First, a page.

If you never owned a McIntosh tube tuner you must see one light up in a darkened room at night and listen to that tube magic with your favorite song playing on the radio. For me a nice glass of wine,my wife beside me, listening to all the old favorites, would just about round out the evening. You could of course add to that some cheese or chocolate cake and really send me over the top. The MR67 was manufactured between 1963-1968 and it had a retail price of $299. It came with twelve vacuum tubes tucked away behind a faceplate consisting of a glass panel on top and anodized gold on the lower half. On the front panel are knobs for tunning to the radio stations, volume control (which can be adjusted with the preamplifier or on the tuner itself), a mode selector (MPX Stereo or FM Mono), a power on/off knob and a muting out/in control knob. There are two buttons, on the far left and far right, for the Panloc system. This comes in handy if you have a wooden case and care to lock the tuner in so that it does not fall out when moving it about, which I find to be an excellent idea. Also on the front are three indicator meters. One is a multipath and signal strength indicator, the other a stereo indicator and the third a tuning indicator. Using all three helps determine if you have locked in the station as best you can and to indicate if it is broadcasting in stereo or mono. Looking around to the back you will notice a very simple yet functional layout. There you will find a muting adjustment knob that allows for adjusting the operation threshold of the ultra-sonic muting circuit. Next to that are two audio output jacks to connect the tuner to a preamplifier. Depending on the one you use you may either control the volume from the tuner knob itself on the front panel or go through the preamplifier and control volume there which I do so as to use the preamplifier’s remote to adjust volume settings. On the rear panel is a terminal for connecting FM antennas to the MR67 either of the 300ohm or 75ohm variety. Of course there is also a fuse that helps protect the tuner circuits and finally an AC outlet to connect other equipment such as turntables and such if you wish. The fuse however will not protect any equipment that is plugged in via this outlet, but rather only the tuner itself. Located just behind the front faceplate on top are two switches. One is for the Signal Strength, Multipath indicator function the other the Pilot Lamp Intensity switch which can be set to dim or bright for adjusting the front panel lights.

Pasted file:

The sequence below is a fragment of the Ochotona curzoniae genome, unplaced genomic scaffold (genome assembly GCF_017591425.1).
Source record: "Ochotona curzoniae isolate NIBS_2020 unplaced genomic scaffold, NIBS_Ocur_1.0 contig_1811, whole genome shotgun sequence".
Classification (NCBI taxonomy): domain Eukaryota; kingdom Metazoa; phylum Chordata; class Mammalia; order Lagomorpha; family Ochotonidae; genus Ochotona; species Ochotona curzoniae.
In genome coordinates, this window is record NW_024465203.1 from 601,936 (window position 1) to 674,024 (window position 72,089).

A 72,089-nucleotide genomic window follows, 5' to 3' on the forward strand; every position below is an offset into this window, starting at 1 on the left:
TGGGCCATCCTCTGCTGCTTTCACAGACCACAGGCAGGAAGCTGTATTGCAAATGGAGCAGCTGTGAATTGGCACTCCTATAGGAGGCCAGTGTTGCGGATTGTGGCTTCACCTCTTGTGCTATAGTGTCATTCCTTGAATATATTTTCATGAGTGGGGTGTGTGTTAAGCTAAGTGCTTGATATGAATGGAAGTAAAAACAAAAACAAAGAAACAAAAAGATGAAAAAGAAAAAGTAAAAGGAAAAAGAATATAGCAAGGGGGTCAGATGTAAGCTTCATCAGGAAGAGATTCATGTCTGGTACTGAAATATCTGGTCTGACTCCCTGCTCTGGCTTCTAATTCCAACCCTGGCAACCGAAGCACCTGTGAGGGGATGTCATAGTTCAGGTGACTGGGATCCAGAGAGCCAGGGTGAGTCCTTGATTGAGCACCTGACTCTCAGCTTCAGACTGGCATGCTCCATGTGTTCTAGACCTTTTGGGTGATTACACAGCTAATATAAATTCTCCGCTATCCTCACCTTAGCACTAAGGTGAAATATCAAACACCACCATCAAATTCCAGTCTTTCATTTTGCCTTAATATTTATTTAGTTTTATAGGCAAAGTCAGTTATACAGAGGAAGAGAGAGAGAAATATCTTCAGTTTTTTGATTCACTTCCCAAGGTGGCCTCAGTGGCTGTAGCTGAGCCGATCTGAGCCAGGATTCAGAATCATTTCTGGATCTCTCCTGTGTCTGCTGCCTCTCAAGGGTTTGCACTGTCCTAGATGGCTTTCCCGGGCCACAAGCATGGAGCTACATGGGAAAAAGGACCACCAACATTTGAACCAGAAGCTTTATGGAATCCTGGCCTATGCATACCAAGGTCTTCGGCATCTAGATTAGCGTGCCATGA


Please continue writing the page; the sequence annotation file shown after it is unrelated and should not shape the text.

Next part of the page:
A Trio Of Tube Magic And Musical Selections Playing Throughout The Night
Since I am dealing with a nostalgic tube tuner I thought to not only pair it with some modern equipment such as the NAT Audio Plasma R tube preamplifier but also with my McIntosh MC275 tube amplifier. What a match, an all tube setup, except of course for the digital transport and DAC. The pairing of two McIntosh pieces from the same era (the 1960’s) was actually a planned event when I bought the tuner. I am now also on the hunt for a vintage McIntosh preamplifier from the sixties to mate with both of them. Well enough talk it is now time to sit back and listen to some of my favorite radio stations playing the music I love. A nice song to start out with is “Isn’t She Lovely” by Stevie Wonder. He has always been known to play the harmonica as well as the piano and does so ever so nicely in this song. Unlike with a cheaper Cd player the MR67 gave a nice fluid sound to the harmonica notes rather than sounding overly sharp or edgy. Stevie Wonder on vocals was very natural and the soundstage quite wide. The only time I heard Stevie Wonder in concert was a long time ago in New York City at Madison Square Garden, while nothing is quite like a live concert he did still sound good through the MR67. Next up was a Cat Stevens song entitled “Peace Train”. There is something about tubes that make an acoustic guitar sound so nice. It is like you have put your ear to the instrument and could hear inside to the hollow part of the guitar were the music emanates from. The background vocals sounded perfectly layered and were nicely spread across a wide open soundstage giving a nice depth to the performers voice. On the next song the easily recognizable Seal is heard singing his famous song “Crazy”. Here we find that the MR67 treats us to some very beautiful vocals that are both open and airy. As is commonly found in most tube equipment there was a nice sense of space and detailing evident in the singers voice which in this case complimented Seal’s unique singing style.
Now onto a Glenn Frey song called “The One You Love”. Tubes do horns right and the MR67 made no exception with this song and the opening ensuing saxophone performance. Here it got the timbre just so right that I felt I was in a nice intimate jazz club like I used to go to when I was younger and single. My wife is a big country western fan and actually has pulled me into her camp, although I still love my jazz and listen to it quite often when alone. Even she though liked this song as the saxophone filled the room with all the tube warmth the trio of the MR67 tuner, McIntosh MC275 amplifier and the NAT Audio preamplifier could muster. Glenn Frey’s vocals were soft and gentle like the mood of the song as the drum beat kept the pace nice and slow. Moving on now to something a little more fast paced was the Eagles song “Hotel California”. With this the MR67 had a slightly noticeable softening of the bass, possibly due to the triple compliment of tube gear previously mentioned, yet still was able to pull off the song nicely. The many guitar rifts were clear and detailed yet smooth. Soundstage was again large as life yet still cohesive sounding.